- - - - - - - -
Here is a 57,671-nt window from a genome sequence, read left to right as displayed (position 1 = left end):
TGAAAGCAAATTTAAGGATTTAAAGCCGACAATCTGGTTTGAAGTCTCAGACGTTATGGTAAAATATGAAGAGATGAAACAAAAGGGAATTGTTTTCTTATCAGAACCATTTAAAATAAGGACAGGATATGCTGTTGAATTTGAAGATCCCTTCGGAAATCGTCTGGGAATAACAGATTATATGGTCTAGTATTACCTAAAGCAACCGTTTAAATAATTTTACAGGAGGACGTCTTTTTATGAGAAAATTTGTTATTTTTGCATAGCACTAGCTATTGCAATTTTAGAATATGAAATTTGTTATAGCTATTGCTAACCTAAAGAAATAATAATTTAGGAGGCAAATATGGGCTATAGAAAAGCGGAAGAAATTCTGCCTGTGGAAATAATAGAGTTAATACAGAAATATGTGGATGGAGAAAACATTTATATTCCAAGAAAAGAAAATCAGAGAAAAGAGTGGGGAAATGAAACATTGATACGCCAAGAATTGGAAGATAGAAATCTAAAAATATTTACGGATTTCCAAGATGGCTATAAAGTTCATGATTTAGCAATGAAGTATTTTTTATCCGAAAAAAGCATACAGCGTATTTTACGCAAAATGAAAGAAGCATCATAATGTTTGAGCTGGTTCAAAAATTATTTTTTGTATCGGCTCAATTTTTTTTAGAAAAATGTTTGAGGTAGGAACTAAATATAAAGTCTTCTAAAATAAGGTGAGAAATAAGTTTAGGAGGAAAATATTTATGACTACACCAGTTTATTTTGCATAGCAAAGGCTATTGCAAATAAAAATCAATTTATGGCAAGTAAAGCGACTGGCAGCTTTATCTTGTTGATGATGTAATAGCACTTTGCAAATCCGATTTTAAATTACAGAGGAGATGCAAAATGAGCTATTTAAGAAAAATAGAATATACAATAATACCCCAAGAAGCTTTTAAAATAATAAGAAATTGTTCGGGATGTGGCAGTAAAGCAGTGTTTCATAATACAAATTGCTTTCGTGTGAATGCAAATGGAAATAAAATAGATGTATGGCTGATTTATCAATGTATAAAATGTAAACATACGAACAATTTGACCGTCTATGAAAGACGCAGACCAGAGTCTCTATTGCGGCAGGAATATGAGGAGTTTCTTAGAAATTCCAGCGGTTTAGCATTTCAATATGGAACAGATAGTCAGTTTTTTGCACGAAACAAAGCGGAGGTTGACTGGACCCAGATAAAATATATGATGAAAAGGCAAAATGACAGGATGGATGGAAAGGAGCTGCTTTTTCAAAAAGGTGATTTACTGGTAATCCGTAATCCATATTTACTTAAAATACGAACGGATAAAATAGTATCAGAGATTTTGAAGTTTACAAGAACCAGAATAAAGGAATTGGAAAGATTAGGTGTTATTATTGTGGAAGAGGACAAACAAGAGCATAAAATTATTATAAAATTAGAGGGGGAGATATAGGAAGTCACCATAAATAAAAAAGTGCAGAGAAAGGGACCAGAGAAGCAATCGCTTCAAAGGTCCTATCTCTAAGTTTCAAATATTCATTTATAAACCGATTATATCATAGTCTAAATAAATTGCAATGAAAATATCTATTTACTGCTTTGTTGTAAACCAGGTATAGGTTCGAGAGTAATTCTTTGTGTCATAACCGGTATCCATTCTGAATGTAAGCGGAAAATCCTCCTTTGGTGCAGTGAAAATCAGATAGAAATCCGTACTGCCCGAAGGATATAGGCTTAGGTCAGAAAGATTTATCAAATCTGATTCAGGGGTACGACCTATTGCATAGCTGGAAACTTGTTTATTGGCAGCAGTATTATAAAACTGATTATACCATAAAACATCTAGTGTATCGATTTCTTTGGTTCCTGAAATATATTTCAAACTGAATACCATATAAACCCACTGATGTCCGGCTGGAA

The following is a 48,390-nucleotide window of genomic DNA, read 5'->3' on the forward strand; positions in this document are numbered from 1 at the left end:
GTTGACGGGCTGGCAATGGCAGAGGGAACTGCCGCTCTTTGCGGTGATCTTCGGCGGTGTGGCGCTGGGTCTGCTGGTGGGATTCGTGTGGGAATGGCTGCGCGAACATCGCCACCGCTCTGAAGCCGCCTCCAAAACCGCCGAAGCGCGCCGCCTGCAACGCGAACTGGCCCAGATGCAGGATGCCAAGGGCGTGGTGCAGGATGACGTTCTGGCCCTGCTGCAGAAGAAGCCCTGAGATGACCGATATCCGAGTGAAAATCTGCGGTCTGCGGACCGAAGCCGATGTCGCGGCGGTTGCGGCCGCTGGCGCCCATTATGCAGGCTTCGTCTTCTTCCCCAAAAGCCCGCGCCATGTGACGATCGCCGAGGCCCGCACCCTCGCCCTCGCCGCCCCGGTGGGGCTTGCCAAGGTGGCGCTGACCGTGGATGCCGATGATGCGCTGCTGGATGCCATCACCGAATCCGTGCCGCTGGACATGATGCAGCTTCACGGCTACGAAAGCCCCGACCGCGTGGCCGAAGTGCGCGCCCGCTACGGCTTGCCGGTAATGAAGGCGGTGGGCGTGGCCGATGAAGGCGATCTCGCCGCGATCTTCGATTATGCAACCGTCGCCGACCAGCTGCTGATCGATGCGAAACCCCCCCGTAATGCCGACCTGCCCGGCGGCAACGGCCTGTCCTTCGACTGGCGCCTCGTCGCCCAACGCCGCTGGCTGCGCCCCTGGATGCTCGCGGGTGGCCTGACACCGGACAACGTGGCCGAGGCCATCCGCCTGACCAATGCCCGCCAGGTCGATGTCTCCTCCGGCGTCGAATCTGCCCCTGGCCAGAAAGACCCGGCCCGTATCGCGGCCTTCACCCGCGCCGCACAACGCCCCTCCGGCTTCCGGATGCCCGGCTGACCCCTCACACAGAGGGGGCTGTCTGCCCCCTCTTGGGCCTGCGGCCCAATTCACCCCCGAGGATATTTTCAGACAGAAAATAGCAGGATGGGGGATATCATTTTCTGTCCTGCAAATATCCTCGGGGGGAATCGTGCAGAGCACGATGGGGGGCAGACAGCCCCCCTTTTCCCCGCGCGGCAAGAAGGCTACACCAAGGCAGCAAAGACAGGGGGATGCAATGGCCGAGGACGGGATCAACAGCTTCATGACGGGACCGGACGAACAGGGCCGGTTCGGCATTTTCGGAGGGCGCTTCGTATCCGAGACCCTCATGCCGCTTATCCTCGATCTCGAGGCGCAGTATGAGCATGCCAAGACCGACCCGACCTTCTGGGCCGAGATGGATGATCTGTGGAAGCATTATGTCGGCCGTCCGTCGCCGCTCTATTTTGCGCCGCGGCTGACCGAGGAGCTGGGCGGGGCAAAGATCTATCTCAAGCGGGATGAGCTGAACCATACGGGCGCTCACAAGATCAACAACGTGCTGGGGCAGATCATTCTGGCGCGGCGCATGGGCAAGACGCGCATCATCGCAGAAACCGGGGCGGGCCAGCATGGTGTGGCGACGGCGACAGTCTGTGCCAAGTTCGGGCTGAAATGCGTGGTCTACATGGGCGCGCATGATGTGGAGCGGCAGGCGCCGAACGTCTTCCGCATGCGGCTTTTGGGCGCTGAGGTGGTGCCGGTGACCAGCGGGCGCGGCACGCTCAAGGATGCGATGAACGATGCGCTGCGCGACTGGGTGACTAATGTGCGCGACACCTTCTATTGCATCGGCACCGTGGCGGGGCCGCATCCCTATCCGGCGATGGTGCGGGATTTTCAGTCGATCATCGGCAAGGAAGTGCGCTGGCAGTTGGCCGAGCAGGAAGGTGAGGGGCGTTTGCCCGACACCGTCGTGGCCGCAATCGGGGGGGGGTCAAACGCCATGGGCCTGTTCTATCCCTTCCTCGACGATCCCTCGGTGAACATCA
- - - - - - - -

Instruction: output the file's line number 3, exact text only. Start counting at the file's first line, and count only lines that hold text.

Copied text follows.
The following is a 48,390-nucleotide window of genomic DNA, read 5'->3' on the forward strand; positions in this document are numbered from 1 at the left end: